Variable pay is whatever was truly “at risk”, both short-term and long-term. The variable pay may have been major component of your earnings averaged over the past five years, but you have to ask yourself if that is likely to continue in the current economic climate, and adjust your expectations accordingly.
Now that you have done all this analysis, you are in much better position to:
• Make reasonable, realistic assessment of your “bottom line” requirements and expectations, the amount you need to maintain certain lifestyle.
• Assess how your current package was positioned against the market.
• Compare accurately your previous package with the one on offer, and negotiate any new remuneration deal in detail.
Now it is time to see what you can glean from the market.
Getting Market Information
It is sometimes quite difficult to know what your own remuneration level should be. Many employers do not divulge relevant market information to executives themselves, only that which relates to their subordinates, which is not necessarily good guide to the manager’s pay.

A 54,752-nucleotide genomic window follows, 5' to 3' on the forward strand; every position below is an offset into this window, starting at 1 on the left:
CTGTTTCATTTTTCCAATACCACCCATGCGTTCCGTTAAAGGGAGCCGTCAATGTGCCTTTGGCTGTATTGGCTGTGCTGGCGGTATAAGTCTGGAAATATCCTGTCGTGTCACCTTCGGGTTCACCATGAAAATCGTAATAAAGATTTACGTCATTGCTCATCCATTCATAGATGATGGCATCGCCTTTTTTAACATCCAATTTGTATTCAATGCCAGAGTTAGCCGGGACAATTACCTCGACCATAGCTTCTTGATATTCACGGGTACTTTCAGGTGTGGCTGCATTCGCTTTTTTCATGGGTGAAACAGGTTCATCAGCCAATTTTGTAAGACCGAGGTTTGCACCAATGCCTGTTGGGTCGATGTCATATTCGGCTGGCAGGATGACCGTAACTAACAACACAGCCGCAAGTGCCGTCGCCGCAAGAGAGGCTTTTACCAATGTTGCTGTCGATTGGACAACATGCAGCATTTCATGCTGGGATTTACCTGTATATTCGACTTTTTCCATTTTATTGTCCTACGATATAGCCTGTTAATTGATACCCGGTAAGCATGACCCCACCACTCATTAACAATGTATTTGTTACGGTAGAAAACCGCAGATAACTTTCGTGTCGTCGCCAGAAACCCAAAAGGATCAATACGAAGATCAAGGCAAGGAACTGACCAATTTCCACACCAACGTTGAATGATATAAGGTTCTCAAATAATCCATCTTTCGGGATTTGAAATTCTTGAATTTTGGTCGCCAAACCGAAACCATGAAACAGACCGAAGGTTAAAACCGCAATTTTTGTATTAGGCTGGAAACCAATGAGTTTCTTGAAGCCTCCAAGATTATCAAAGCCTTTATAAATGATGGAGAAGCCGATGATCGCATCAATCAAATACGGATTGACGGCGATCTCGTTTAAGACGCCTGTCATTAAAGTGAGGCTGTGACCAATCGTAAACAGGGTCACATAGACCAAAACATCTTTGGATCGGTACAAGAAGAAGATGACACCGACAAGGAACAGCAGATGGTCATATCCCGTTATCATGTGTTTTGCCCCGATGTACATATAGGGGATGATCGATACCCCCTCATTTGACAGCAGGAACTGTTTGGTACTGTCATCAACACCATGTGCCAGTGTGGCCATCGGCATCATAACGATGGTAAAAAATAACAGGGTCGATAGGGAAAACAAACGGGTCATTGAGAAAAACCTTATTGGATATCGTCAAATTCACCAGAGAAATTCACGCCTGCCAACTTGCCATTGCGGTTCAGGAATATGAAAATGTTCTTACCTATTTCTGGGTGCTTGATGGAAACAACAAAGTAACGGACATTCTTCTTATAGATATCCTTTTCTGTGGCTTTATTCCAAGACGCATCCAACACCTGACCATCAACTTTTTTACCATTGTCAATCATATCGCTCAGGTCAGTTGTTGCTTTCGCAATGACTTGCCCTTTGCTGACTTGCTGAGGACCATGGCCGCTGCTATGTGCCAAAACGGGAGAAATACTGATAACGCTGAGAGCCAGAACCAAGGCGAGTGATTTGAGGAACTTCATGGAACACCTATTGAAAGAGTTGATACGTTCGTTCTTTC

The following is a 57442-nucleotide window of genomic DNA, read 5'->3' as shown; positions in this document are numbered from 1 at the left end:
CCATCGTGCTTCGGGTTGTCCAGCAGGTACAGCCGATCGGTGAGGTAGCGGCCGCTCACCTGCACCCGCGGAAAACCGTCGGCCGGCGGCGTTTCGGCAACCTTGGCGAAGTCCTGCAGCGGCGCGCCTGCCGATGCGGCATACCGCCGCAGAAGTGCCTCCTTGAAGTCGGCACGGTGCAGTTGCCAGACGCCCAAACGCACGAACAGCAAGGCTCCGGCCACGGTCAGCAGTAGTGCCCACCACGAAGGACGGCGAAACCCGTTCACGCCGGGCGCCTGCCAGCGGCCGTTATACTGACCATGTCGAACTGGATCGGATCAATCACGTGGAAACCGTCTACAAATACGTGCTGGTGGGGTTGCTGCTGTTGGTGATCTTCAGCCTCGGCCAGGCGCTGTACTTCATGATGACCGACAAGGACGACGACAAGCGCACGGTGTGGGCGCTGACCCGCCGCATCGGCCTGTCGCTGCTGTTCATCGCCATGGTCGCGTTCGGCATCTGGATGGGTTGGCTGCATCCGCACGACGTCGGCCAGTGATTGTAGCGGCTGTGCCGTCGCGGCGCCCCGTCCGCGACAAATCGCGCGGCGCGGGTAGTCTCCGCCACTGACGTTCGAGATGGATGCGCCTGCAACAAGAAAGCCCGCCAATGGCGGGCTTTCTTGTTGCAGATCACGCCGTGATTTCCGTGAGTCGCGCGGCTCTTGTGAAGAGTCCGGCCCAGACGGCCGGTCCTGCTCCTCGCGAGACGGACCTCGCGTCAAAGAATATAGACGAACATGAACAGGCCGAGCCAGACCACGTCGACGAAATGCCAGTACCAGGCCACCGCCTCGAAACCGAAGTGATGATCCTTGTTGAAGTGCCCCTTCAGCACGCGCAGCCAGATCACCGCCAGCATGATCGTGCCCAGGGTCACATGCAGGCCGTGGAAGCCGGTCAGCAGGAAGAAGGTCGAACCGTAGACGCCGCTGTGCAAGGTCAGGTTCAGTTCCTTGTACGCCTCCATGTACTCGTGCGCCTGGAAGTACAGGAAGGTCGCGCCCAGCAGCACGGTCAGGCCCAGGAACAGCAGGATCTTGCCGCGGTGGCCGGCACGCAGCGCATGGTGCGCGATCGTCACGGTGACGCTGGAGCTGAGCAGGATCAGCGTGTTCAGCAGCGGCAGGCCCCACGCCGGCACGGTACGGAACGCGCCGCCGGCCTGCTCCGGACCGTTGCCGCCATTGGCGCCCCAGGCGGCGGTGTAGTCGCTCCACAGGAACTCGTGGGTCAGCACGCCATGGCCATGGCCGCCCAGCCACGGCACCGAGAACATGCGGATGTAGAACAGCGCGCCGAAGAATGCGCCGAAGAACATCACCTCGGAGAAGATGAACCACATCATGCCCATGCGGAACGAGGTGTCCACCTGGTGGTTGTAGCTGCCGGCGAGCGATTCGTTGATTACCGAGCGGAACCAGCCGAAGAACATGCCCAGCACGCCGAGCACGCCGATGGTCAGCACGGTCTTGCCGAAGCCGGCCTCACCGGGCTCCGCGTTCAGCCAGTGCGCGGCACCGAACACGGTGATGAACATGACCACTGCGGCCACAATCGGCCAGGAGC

Obviously, published sources are useful, especially if you are in senior management and targeting listed companies. The total remuneration of top executives now has to be disclosed in annual reports, both here and in Australia. Companies are required to list the number of executives who are paid over $100,000, disclosed in brackets of $10,000.
Even though this information is not specific, it does give you an indication of the total remuneration levels at the top of the organisation, and it may not be too difficult to work out where approximately on that list the position you are targeting will fall. Just be aware that variable pay can sometimes skew the data (especially when lucrative long-term incentive programme has come to an end, paying out in one year the proceeds earned over several years). If you suspect that has happened, look at the company’s annual reports over several years, rather than just the latest one.